Skip to main content

Missional Church is not a New Thing

The idea that mission should not just be a ministry of the church, one of its offered services, but actually a fundamental and foundational aspect of its whole life is at the heart of the idea of missional church.  With its new title, and the coining of a new word, "missional," the missional church sounds like something cutting edge and new and trendy.  However, while such an idea and emphasis may seem new to those of us who grew up in a church environment when mission was what was done in some other country by a unique and slightly doubtful class of people known as missionaries, it actually represents the character of the earliest church: 
The single most striking thing about early Christianity is its speed of growth.  In AD 25 there is no such thing as Christianity . . . by AD 125 the Roman emporer has established an official policy in relation to the punishment of Christians; Polycarp has already been a Christian in Smyrna for half a century; Aristides is confronting the emporer Hadrian with the news that there are four races in the world, Barbarians, Greek, Jews and Christians; and a young pagan called Justin is begininng the philisophical quest which will take him through the greatest of the pagan thinkers and lead him, still unsatisfied, to Christ.
(N.T Wright, NTPG, p359)
After pointing out the blindingly obvious but often overlooked fact of the early church's incredible expansion and what this tells us about early Christian praxis, Wright goes on to confront the fallacy that the early church grew so rapidly because the pagan world was such fertile soil for it.  Having established that for both the pagan and the Jew becoming a Christian would be a difficult, dangerous, and counterintuitive thing to do, he then aks,
Why then did early Christianity spread? Because early Chistians believed that what they had found to be true was true for the whole world.  The impetus to mission sprang from the very heart of early Christian conviction.  If we know anything about early Christian praxis . . . it is that the early Chistians engaged in mission, both to Jews and Gentiles . . . This missionary activity was not an addendum to a faith that was basically 'about' something else. 
(N.T Wright, NTPG, p360)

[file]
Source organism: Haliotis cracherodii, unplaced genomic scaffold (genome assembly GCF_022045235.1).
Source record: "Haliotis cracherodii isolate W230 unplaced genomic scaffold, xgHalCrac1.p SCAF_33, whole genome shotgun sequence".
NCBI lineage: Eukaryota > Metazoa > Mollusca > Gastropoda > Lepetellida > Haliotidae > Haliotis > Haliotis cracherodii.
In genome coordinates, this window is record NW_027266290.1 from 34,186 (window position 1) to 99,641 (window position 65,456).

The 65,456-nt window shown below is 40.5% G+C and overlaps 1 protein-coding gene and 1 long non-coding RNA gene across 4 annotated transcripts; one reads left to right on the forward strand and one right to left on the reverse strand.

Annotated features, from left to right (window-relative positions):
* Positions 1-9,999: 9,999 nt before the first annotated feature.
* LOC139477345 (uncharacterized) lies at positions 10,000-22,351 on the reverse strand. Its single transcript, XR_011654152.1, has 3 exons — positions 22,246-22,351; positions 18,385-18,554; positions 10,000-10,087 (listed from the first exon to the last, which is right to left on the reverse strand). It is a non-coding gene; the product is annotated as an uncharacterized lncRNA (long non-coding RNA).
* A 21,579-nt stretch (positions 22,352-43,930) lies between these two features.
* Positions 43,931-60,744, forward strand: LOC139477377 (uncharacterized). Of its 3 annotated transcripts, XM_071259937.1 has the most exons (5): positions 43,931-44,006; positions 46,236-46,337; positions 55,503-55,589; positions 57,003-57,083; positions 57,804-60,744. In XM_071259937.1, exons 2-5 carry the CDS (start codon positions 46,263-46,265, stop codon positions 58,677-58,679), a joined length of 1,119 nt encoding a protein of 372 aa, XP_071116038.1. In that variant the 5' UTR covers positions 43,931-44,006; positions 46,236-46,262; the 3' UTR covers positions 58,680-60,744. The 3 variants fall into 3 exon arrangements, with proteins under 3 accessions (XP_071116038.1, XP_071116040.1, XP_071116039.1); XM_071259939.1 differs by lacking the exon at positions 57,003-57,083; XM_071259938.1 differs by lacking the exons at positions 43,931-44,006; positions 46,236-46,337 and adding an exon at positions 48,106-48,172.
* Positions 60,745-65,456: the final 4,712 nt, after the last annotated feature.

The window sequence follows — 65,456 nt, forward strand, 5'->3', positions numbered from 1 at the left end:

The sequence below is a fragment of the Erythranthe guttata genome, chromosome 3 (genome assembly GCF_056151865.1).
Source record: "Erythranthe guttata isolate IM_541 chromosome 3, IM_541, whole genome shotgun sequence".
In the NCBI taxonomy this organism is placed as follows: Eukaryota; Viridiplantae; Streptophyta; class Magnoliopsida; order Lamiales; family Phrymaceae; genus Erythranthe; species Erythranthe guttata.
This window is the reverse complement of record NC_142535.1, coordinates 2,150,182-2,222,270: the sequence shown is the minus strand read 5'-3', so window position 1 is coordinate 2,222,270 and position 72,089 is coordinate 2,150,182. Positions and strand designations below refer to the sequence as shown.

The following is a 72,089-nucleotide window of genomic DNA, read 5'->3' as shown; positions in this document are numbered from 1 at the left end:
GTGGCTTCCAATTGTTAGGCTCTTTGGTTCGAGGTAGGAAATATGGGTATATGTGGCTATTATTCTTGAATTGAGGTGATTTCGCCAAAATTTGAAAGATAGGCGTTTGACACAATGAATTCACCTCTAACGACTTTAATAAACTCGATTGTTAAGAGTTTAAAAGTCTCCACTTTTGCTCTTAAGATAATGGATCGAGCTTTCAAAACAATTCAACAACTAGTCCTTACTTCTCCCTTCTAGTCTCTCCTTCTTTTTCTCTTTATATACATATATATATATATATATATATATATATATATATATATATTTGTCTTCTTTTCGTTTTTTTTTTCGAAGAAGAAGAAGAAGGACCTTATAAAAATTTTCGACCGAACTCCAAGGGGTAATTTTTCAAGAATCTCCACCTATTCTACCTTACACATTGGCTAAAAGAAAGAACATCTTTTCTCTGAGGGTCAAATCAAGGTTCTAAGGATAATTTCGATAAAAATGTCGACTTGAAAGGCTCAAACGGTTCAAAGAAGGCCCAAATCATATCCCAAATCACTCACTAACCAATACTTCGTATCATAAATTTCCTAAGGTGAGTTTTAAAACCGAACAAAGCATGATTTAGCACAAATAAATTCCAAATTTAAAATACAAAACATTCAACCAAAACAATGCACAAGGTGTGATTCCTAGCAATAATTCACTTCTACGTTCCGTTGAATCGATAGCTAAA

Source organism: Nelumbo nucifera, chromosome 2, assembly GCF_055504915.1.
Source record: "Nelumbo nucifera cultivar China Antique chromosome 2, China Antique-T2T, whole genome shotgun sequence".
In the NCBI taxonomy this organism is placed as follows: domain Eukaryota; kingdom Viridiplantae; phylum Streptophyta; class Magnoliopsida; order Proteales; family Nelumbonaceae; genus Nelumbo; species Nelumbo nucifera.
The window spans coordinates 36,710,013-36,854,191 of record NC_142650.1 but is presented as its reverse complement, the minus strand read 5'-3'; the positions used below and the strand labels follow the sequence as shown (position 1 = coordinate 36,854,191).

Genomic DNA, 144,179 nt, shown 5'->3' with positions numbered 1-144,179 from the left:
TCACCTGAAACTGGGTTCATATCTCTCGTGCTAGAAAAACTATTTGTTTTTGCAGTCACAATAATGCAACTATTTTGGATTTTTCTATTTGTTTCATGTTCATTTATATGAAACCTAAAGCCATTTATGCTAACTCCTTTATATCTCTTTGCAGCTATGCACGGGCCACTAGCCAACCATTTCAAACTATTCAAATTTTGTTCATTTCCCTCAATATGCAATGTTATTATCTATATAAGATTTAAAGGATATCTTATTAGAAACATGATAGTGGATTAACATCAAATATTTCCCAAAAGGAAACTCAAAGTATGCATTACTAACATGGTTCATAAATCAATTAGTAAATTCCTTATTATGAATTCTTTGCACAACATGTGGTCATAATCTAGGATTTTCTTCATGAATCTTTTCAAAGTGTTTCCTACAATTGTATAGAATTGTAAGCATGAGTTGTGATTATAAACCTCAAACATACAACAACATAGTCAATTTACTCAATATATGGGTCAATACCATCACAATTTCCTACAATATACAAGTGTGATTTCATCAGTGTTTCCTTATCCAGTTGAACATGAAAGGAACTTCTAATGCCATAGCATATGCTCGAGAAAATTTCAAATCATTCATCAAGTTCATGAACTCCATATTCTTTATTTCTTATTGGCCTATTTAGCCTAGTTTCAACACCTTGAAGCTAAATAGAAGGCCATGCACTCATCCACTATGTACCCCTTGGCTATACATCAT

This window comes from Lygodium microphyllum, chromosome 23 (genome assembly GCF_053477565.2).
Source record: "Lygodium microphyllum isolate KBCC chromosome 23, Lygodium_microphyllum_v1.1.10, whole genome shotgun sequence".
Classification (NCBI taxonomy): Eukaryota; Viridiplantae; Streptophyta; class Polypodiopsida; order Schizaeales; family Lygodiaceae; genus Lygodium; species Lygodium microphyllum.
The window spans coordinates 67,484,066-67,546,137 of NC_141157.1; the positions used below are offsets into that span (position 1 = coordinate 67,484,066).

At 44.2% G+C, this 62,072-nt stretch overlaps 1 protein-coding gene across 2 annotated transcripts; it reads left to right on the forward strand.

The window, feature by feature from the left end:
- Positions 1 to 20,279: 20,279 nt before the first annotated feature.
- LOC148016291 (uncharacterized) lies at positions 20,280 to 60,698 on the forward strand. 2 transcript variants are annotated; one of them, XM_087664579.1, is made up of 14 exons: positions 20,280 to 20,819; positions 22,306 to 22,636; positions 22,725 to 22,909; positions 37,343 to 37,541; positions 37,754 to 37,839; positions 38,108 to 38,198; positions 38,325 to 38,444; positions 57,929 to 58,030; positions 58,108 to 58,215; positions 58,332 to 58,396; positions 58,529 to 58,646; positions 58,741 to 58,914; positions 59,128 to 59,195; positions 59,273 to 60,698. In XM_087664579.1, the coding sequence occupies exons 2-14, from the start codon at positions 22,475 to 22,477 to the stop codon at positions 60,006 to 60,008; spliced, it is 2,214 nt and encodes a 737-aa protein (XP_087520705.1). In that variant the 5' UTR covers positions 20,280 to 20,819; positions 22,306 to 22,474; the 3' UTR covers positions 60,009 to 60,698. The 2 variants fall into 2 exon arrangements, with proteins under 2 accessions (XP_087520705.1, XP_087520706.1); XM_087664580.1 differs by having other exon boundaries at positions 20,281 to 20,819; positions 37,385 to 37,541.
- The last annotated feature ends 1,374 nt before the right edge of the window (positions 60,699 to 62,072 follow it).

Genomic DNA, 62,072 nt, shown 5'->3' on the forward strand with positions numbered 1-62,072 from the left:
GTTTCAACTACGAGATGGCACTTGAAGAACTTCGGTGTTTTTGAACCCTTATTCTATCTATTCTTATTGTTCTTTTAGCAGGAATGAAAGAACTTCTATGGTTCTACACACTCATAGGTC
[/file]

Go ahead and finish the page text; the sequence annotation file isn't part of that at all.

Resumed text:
If Wright is right about this (no pun intended), then is a missing ingredient from our churches' conviction that what is true for us is also true for everyone else?  Have we secretly, or perhaps not so secretly, bought into the lie that everyone gets to have their own private version of the truth and that that is OK?  Are the churches in the West not doing mission because they and their constituents no longer believe they know the truth or that the truth is worth knowing?


  1. Its a good point you make but I am somewhat concerned when "Mission" becomes the primary source for Christian gathering (which seems to be a growing trend in post modern church planting). Surely the chief aim of the gathering of the saints is to worship God (of which Mission is a part). also Wright fails to note (in these quotes at least) that it was the Spirit that propelled the early church into the world...

    Thanks for the post, it got me thinking.

  2. Hi Mark, and welcome to xenos. I wouldn't fault Wright here for not mentioning the Spirit, because that was not the point he was making. And I'm sure he would agree as do I that the Spirit is not a dispensible factor in either mission or worship. What I would tentatively suggest is that your comment might betray a false dichotomy between mission and worship. Is it really possible to worship God in the abstract without relating it to what God is asking us to do in the world? While we often do "worship" God in the abstract, I question how much that is really worship, and how much it is just "Christian" entertainment.